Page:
Patrick G Coy

Patrick G Coy

Active in the field of peace and conflict studies since the early 1980s, Patrick Coy has been the editor of the annual research volume, Research in Social Movements, Conflicts and Change, editing eight volumes of the series since 2000. He has also edited two other books (Social Conflicts and Collective Identities, and A Revolution of the Heart: Essays on the Catholic Worker). Dr. Coy has most recently co-authored Contesting Patriotism: Culture, Power and Strategy in the Peace Movement, published in 2009. Notably, his co-authored article, "Discursive Legacies: The US Peace Movement and Support the Troops," published in Social Problems, received the "Best Published Article Award for 2008" by the American Sociological Association's section on Peace, War and Social Conflict.

Professor Coy's research has been funded by the National Science Foundation, the Hewlett Foundation, the Albert Einstein Institution, the Council for International Exchange of Scholars, the American Sociological Association, and by the University Research Council of Kent State University. Patrick Coy was a Fulbright Scholar at the University of Botswana in 2000-10. He currently serves on the Board of Directors of the International Peace Research Association Foundation and the Board of Directors of the Cleveland Mediation Center. Professor Coy provides workshops and trainings in various aspects of conflict resolution, mediation, and nonviolent action to community, educational, and international groups.



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Articles and Video:

A Stage Model of Social Movement Cooptation: Community Mediation in the United States (01/15/07)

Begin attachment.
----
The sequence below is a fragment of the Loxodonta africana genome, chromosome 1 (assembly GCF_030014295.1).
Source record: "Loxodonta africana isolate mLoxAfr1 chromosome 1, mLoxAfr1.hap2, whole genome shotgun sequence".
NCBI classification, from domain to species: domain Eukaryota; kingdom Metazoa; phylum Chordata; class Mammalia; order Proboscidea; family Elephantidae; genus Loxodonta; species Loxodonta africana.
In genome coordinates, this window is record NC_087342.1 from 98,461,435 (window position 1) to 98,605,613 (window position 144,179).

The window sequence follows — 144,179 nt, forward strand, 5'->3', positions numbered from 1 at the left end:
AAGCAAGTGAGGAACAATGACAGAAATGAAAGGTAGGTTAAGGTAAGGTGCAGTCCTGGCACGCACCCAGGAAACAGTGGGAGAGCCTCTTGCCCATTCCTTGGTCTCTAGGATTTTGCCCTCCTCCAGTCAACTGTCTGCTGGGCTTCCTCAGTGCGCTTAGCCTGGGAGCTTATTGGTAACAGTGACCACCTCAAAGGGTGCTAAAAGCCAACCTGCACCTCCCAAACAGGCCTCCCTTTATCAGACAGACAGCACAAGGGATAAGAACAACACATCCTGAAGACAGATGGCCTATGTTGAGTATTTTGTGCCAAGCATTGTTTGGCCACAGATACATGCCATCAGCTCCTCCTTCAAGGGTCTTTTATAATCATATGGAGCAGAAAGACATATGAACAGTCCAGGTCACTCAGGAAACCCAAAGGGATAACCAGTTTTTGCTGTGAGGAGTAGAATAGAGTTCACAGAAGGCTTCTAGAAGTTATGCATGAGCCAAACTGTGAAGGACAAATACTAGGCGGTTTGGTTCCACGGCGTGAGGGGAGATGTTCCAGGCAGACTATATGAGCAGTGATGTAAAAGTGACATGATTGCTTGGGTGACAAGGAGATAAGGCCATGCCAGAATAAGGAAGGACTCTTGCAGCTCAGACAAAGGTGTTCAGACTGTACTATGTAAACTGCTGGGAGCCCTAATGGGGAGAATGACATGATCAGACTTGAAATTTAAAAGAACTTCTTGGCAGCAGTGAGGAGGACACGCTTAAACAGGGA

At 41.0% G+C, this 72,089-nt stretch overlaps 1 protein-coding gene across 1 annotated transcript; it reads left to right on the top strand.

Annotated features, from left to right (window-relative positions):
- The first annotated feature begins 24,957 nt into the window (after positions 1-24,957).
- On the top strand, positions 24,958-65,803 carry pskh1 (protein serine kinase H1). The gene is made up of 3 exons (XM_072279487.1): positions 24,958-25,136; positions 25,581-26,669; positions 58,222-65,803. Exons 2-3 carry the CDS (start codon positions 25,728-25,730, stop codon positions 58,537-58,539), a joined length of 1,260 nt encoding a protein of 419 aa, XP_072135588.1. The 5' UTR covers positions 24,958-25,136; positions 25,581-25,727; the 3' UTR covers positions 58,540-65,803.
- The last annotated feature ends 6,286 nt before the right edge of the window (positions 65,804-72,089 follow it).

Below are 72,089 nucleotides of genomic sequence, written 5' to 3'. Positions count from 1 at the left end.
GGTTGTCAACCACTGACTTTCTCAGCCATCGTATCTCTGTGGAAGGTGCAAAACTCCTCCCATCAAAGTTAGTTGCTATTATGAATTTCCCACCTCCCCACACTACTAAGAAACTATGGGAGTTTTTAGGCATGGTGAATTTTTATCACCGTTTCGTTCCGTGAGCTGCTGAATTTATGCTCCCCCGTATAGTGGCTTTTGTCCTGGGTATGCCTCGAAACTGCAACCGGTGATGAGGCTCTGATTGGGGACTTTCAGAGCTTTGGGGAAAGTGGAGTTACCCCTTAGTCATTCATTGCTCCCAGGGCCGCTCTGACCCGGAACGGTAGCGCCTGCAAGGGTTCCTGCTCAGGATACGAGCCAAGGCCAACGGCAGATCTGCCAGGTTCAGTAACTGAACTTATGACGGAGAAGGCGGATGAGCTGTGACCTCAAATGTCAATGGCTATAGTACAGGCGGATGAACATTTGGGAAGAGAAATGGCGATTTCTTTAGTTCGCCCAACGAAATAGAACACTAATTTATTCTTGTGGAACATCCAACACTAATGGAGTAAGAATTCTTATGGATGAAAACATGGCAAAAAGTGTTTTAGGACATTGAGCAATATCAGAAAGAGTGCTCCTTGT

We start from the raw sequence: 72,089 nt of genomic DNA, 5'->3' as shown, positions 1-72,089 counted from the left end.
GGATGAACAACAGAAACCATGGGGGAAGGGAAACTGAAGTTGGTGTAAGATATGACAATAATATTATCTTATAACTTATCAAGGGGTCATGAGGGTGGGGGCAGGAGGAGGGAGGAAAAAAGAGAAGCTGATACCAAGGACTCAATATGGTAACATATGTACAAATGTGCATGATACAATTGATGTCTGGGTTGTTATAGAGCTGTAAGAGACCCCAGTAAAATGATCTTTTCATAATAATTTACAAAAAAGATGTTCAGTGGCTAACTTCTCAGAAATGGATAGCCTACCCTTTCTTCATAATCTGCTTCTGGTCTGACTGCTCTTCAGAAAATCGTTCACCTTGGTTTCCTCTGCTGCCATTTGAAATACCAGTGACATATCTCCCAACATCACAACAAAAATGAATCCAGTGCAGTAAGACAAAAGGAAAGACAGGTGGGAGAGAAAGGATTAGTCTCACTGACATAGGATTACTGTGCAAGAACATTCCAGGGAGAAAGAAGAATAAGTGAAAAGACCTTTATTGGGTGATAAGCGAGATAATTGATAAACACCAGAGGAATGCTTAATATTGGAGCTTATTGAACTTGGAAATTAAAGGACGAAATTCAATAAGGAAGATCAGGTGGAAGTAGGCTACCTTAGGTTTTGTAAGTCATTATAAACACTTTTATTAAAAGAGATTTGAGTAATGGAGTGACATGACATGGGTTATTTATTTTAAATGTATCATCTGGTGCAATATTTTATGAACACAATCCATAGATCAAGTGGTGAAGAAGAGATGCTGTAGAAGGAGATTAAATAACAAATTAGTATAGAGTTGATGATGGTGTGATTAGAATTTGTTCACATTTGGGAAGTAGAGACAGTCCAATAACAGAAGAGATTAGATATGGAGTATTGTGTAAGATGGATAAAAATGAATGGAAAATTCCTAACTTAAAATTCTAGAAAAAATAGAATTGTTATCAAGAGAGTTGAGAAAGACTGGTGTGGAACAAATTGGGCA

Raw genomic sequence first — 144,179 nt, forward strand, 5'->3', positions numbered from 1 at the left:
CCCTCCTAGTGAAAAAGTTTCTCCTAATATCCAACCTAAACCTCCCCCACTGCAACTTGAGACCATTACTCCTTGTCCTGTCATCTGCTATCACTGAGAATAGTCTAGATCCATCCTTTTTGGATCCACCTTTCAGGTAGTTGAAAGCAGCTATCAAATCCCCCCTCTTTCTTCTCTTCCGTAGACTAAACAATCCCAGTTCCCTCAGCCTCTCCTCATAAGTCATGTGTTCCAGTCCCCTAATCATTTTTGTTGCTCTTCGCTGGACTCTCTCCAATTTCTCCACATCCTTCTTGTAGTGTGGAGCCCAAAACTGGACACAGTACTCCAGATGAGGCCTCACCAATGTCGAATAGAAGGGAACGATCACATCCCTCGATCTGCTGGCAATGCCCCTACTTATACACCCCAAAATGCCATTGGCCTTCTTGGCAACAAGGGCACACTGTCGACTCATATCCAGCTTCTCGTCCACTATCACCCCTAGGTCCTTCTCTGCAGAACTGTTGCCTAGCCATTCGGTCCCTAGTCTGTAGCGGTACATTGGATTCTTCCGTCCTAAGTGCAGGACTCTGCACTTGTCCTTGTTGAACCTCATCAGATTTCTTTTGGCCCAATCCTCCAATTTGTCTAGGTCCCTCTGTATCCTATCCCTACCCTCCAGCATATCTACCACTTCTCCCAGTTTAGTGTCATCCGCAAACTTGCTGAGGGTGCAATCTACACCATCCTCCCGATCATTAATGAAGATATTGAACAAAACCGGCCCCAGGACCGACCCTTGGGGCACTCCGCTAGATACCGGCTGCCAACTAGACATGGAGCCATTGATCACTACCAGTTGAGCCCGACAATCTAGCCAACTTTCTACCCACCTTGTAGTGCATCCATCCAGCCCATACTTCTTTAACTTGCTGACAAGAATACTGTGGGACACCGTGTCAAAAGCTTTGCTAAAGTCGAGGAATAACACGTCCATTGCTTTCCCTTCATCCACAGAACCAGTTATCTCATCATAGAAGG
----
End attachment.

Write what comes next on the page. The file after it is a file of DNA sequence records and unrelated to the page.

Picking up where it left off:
The community mediation movement in the United States arose in the late 1970s as an alternative to a formalized justice system which was perceived to be costly, time consuming, and unresponsive to individual and community needs. Community mediation advocates also valued community training, social justice, volunteerism, empowerment and local control over conflict resolution mechanisms. But over the past quarter century, community mediation has become increasingly institutionalized and undergone various degrees of cooptation in its evolving relationship with the court system. Drawing on the literatures of dispute resolution, cooptation, and social movements, we analyze the evolution of community mediation and identify the degrees and dimensions of its cooptation.

Community Section Editorial (09/27/04)
Welcome to the Community Section. We have plenty of new content posted, and more on the way shortly.

Community Mediation And The Court System: The Ties That Bind (09/13/00)
Since their inception, community mediation programs in the United States have often been tied to the justice system. This proximity is expressed in a number of ways--courts are the leading source of case referrals for many programs; state or local court systems provide the majority of funding for many programs; and it is partly through these ties that mediation programs have attained legitimacy in the communities they serve. In fact, some programs are even housed within courthouses. While there are benefits that accrue to mediation programs because of the cozy nature of this relationship, it is not without problems for a movement that has also been deeply committed to community-building, citizen empowerment, and the building of alternative institutions. We will highlight and analyze some of these problems in what follows.

Disabilities And Mediation Readiness In Court-Referred Cases:Developing Screening Criteria And Service Networks (09/12/00)
Mediation is an ideal alternative to court for many matters. Referrals involving disputants with certain emotional or mental disabilities may or may not be appropriate for community mediation as it is currently being practiced. In many cases, community mediation must become more flexible and accessible, offering coaching in advance, allowing advocate participation, using mediators skilled in disability issues, and adapting the process. In other cases, centers must assess the "mediation readiness" of disputants. In all cases, community mediation needs to become more deeply nested in human services referral networks. Screening criteria through which mediation programs might assess disputant readiness is suggested.